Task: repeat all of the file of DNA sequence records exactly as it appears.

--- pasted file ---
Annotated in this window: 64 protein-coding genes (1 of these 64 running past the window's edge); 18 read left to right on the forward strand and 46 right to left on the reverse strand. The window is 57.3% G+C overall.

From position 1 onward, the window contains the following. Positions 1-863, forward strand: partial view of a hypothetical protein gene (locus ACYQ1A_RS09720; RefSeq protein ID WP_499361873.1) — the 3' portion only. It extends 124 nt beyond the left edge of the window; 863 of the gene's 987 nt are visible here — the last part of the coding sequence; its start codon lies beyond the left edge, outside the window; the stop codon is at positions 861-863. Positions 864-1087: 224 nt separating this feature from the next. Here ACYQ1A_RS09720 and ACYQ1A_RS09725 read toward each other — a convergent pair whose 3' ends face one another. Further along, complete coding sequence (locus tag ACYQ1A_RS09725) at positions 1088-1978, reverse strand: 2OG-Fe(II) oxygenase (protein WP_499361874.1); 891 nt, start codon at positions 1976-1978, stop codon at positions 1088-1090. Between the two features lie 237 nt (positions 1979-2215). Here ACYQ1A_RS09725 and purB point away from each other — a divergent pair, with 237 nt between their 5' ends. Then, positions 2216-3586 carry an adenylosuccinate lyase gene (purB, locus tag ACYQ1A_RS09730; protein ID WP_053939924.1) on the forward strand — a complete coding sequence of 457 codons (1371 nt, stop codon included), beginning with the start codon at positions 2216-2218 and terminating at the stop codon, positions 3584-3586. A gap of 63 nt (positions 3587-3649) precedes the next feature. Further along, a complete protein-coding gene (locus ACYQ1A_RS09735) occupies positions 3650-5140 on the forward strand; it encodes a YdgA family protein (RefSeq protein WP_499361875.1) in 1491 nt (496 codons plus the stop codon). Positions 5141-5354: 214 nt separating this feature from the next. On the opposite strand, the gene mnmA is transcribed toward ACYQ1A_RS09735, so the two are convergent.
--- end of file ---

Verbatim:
Annotated in this window: 64 protein-coding genes (1 of these 64 running past the window's edge); 18 read left to right on the forward strand and 46 right to left on the reverse strand. The window is 57.3% G+C overall.

From position 1 onward, the window contains the following. Positions 1-863, forward strand: partial view of a hypothetical protein gene (locus ACYQ1A_RS09720; RefSeq protein ID WP_499361873.1) — the 3' portion only. It extends 124 nt beyond the left edge of the window; 863 of the gene's 987 nt are visible here — the last part of the coding sequence; its start codon lies beyond the left edge, outside the window; the stop codon is at positions 861-863. Positions 864-1087: 224 nt separating this feature from the next. Here ACYQ1A_RS09720 and ACYQ1A_RS09725 read toward each other — a convergent pair whose 3' ends face one another. Further along, complete coding sequence (locus tag ACYQ1A_RS09725) at positions 1088-1978, reverse strand: 2OG-Fe(II) oxygenase (protein WP_499361874.1); 891 nt, start codon at positions 1976-1978, stop codon at positions 1088-1090. Between the two features lie 237 nt (positions 1979-2215). Here ACYQ1A_RS09725 and purB point away from each other — a divergent pair, with 237 nt between their 5' ends. Then, positions 2216-3586 carry an adenylosuccinate lyase gene (purB, locus tag ACYQ1A_RS09730; protein ID WP_053939924.1) on the forward strand — a complete coding sequence of 457 codons (1371 nt, stop codon included), beginning with the start codon at positions 2216-2218 and terminating at the stop codon, positions 3584-3586. A gap of 63 nt (positions 3587-3649) precedes the next feature. Further along, a complete protein-coding gene (locus ACYQ1A_RS09735) occupies positions 3650-5140 on the forward strand; it encodes a YdgA family protein (RefSeq protein WP_499361875.1) in 1491 nt (496 codons plus the stop codon). Positions 5141-5354: 214 nt separating this feature from the next. On the opposite strand, the gene mnmA is transcribed toward ACYQ1A_RS09735, so the two are convergent.